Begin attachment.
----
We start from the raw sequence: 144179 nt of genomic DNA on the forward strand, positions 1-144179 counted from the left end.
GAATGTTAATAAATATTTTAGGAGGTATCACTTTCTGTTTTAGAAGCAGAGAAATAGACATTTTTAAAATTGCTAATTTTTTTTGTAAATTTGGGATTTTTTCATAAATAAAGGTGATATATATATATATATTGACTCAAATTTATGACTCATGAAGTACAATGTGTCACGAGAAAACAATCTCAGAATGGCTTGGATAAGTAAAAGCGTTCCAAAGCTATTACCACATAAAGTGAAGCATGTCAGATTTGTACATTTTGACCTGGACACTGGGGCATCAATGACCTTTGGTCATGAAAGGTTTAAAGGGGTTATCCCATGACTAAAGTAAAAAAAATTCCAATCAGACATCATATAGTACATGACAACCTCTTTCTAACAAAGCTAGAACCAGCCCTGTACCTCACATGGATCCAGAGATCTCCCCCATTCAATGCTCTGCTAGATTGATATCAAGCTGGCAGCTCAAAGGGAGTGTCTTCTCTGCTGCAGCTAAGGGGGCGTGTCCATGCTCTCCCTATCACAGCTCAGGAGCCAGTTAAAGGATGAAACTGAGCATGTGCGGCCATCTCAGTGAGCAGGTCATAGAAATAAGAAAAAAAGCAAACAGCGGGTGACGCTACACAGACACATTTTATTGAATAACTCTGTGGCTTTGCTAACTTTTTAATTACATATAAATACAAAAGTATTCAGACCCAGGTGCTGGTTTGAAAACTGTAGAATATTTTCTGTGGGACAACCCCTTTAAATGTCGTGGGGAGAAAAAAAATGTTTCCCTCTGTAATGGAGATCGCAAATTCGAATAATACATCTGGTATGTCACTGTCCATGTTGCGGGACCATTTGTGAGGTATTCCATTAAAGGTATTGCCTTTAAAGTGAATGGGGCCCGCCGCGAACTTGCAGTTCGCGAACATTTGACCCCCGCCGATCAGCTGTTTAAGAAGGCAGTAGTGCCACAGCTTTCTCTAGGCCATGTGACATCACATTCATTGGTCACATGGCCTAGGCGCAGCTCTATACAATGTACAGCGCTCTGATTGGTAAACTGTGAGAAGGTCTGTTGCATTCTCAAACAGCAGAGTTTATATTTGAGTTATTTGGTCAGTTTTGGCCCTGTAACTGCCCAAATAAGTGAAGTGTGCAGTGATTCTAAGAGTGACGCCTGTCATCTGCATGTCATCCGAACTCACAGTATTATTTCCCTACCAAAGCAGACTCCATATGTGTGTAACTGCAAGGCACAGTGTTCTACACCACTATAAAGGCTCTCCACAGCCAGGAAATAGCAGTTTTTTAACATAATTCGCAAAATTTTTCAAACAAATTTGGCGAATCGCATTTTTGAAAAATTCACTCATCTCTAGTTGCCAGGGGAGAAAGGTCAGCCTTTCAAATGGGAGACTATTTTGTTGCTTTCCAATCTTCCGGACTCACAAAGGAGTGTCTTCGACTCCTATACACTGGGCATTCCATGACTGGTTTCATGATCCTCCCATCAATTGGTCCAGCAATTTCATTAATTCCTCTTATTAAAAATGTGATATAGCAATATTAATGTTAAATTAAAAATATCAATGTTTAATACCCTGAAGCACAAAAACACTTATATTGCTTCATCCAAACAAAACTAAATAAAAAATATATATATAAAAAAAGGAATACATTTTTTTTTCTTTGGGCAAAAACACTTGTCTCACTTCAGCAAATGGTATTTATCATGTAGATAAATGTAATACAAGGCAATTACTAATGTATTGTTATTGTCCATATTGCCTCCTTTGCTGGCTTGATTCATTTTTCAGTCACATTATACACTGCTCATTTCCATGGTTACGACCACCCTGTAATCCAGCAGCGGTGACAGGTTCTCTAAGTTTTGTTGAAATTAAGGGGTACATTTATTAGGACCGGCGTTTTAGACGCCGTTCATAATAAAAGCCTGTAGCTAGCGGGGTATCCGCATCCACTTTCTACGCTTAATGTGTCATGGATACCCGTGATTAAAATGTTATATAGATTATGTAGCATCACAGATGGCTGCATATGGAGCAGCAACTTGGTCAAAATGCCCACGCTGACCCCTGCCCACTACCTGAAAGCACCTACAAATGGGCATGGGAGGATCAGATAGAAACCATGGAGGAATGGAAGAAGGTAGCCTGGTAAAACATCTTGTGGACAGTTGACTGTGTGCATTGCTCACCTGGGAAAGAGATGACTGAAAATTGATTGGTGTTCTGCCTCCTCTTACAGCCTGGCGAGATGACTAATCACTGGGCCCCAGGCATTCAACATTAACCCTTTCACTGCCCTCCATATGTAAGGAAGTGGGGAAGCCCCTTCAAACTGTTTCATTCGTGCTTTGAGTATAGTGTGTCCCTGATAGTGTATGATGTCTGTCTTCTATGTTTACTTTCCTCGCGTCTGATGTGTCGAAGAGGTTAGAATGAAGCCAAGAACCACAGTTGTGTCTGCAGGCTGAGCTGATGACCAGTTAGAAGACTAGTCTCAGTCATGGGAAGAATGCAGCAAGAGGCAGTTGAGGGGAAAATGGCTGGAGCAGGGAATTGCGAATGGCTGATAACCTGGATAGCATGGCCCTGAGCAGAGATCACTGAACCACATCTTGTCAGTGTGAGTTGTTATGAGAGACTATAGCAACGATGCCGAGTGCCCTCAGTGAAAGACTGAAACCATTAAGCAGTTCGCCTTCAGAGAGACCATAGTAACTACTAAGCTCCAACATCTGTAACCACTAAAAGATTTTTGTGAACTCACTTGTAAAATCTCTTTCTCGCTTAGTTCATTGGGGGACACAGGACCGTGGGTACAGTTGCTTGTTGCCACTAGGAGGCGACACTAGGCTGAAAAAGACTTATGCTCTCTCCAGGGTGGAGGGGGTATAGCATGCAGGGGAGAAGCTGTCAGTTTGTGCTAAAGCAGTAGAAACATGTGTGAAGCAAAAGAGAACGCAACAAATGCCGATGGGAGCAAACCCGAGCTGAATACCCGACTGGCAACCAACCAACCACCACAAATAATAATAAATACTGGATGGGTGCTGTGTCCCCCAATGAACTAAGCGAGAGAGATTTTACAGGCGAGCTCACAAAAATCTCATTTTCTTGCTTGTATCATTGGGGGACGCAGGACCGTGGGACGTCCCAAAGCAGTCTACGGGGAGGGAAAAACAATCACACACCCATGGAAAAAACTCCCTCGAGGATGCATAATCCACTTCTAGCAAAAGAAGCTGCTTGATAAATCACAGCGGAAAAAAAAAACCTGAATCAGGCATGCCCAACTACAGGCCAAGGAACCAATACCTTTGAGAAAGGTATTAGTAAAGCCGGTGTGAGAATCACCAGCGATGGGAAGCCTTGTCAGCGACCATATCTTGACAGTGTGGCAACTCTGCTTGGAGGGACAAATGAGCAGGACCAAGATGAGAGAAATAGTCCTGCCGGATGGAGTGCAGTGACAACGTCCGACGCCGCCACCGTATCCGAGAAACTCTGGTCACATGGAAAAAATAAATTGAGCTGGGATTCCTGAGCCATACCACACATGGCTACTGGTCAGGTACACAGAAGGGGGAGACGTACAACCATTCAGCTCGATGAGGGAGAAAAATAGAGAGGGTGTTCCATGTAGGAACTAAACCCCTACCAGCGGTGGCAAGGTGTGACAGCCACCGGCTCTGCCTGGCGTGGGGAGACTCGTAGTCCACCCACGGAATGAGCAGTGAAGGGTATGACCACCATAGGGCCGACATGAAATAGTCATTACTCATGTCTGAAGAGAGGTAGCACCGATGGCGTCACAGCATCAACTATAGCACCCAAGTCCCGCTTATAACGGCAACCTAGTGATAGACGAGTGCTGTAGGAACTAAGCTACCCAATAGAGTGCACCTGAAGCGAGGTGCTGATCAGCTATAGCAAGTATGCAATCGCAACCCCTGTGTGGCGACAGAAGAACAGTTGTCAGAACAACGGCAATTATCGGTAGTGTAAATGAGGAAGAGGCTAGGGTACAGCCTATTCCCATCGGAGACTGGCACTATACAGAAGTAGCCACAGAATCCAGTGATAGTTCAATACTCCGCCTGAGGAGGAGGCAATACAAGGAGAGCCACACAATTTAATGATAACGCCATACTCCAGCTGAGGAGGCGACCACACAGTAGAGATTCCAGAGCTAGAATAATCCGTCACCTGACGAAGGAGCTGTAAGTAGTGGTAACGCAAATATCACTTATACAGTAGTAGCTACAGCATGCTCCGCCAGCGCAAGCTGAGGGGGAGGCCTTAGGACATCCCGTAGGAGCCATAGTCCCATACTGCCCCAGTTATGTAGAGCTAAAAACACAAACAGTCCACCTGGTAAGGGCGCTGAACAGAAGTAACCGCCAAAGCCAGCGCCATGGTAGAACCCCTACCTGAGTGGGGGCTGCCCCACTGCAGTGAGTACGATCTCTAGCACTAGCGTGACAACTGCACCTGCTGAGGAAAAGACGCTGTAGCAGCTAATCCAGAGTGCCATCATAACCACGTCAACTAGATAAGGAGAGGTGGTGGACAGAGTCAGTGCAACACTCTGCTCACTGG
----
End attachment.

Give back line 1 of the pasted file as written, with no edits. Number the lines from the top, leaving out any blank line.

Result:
We start from the raw sequence: 144179 nt of genomic DNA on the forward strand, positions 1-144179 counted from the left end.